Through the Reichs-Rechtsanwaltsordnung (RAO) passed on December 13, 1935 (RGBl. I, 1470), the Reichs-Rechtsanwaltskammer (RRAK) became the only legally competent representation of all lawyers admitted to the courts of the German Reich in the sense of centralization and conformity. The local bar associations lost their independence. The previous chamber boards were now referred to as “chambers”. The chairmen were only organs of the RRAK bound by instructions; they were appointed by the Reich Minister of Justice with the participation of the Reichsführer of the BNSDJ (National Socialist Legal Guardian Association) .

This so-called Reichs-Rechtsanwaltsordnung 1936 , which came into force in 1936, ended the existence of the bar association as a legal entity. They continued to exist as dependent organs of the Reich Bar Association. The German lawyers were brought together in the Reich Bar Association. Its president was appointed by the Reich Minister of Justice and in turn appointed the local chamber presidents, over whom he had the right to give instructions. The “leader principle” was introduced.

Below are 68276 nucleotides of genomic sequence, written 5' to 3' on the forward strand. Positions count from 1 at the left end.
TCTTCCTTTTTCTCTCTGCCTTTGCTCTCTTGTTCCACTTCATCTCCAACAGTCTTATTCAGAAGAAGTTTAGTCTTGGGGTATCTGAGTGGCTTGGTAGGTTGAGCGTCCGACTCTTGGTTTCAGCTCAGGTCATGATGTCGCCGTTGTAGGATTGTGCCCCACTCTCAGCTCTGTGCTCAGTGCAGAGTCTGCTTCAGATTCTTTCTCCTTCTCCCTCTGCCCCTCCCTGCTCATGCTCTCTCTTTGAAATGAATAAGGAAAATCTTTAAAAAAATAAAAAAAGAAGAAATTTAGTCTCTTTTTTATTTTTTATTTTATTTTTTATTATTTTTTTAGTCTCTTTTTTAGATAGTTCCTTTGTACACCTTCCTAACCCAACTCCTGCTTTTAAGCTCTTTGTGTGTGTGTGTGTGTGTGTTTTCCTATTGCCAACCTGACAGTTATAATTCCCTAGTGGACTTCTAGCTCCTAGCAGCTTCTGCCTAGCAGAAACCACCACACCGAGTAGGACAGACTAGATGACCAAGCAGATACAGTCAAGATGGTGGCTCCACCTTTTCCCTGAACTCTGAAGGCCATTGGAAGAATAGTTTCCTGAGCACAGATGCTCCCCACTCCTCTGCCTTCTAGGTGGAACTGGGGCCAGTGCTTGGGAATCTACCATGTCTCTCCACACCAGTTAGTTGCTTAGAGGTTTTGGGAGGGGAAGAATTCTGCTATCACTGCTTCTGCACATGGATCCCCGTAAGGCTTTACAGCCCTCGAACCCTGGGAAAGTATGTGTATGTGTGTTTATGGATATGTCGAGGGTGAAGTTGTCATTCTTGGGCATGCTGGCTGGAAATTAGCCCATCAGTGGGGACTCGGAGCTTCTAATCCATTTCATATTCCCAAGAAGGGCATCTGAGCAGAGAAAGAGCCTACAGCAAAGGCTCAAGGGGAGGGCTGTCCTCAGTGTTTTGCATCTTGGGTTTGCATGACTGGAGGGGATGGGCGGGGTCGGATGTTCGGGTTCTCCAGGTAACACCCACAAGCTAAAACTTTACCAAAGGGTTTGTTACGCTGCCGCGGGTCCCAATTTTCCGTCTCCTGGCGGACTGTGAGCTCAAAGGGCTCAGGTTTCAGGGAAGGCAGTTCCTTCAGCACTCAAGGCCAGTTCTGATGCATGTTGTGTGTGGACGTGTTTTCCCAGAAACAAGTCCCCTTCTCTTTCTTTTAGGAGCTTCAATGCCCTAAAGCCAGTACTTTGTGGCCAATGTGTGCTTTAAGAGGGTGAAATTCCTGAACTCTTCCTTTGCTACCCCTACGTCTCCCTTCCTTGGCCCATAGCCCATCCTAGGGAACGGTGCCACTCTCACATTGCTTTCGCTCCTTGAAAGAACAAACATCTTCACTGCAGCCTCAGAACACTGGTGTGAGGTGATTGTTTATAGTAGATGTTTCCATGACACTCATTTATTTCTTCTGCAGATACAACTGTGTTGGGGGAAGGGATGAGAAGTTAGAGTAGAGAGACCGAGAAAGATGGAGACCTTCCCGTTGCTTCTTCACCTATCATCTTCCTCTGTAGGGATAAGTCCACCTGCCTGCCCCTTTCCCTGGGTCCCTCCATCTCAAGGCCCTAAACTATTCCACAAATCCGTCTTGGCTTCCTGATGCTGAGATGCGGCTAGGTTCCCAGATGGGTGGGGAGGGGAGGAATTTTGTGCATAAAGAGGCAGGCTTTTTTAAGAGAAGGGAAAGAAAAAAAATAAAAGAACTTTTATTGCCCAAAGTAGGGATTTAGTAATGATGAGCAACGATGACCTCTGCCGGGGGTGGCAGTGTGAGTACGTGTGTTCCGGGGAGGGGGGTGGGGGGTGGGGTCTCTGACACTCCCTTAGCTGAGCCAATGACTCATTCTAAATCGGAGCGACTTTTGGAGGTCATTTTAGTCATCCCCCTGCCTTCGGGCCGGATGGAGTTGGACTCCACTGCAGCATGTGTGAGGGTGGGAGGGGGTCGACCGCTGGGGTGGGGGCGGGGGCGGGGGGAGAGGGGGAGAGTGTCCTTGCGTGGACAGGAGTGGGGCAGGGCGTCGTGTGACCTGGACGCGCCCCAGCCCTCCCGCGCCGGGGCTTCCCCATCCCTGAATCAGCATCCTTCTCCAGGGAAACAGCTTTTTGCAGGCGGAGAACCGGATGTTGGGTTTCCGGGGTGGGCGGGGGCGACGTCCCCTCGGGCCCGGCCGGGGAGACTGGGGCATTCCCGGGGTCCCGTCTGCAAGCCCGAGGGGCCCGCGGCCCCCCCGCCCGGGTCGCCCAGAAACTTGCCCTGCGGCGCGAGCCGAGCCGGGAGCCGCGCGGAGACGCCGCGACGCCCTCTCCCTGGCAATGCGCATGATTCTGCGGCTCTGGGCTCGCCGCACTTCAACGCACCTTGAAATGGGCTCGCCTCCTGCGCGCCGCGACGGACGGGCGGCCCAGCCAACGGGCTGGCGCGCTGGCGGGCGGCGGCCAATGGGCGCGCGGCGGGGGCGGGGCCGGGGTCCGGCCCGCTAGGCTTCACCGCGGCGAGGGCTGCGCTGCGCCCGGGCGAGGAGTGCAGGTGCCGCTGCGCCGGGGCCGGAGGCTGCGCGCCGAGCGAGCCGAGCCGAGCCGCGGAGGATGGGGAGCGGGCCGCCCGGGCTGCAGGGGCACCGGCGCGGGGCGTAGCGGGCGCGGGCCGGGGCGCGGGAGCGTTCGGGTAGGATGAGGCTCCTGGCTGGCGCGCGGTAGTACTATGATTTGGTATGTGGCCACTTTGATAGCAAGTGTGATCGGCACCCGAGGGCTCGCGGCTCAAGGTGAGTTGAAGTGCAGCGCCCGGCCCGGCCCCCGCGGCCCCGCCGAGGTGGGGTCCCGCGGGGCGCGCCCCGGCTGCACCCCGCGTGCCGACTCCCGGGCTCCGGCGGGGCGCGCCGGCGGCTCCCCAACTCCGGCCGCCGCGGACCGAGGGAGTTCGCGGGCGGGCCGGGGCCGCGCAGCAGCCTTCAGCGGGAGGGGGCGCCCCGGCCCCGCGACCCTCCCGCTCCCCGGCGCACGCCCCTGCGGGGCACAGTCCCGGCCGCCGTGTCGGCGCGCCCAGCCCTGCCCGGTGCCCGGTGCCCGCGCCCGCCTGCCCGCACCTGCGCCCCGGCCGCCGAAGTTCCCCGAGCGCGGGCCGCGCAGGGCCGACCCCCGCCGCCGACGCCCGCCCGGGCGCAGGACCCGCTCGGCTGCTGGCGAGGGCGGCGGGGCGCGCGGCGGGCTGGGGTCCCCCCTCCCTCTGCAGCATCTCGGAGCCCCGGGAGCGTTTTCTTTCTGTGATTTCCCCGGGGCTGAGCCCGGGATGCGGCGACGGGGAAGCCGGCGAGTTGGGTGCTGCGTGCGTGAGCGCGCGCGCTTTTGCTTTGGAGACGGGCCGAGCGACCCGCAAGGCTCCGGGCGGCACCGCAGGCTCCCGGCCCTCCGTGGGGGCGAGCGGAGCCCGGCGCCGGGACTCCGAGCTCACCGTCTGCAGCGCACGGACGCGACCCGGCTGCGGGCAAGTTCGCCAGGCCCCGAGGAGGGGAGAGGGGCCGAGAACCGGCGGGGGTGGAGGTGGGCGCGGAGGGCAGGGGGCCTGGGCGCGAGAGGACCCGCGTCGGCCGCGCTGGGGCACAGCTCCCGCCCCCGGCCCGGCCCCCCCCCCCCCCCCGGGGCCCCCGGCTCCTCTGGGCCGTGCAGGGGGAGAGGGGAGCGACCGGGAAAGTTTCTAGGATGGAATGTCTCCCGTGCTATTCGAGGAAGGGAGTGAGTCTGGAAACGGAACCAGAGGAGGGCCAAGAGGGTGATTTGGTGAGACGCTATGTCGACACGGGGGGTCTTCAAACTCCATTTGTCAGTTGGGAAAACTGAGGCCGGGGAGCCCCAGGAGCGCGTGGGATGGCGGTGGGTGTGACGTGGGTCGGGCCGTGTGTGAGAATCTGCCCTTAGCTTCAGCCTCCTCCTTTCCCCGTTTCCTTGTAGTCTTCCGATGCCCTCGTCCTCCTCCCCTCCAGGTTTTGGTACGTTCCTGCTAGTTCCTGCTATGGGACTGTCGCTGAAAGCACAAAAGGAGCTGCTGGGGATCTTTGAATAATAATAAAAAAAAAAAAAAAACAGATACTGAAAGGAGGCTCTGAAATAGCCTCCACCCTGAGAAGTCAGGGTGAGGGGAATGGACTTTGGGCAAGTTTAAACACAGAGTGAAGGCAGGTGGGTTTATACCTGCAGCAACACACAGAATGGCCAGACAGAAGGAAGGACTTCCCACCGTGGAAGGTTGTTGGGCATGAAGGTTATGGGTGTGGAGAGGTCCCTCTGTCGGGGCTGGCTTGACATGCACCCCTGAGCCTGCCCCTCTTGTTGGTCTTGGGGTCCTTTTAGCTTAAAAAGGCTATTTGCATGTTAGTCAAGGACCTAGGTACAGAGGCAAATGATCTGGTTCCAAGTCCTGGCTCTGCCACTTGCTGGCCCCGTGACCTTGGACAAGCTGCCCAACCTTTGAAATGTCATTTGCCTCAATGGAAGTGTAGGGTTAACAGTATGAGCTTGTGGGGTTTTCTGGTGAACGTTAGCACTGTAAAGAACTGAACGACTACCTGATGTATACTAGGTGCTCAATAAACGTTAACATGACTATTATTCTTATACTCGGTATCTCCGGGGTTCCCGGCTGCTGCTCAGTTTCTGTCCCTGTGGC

post war period

In 1945 the Allied occupation authorities dissolved the bar associations.


Individual chambers were formed in the Soviet Zone , but they had no effect. They were dissolved and replaced in the 1950s by lawyers' colleges that were formed for each district in the GDR . These were formally cooperatives of the lawyers, in fact the Ministry of Justice had strong rights to intervene in the work of the colleges. After the reunification , the German system of the bar association was also introduced in the new states.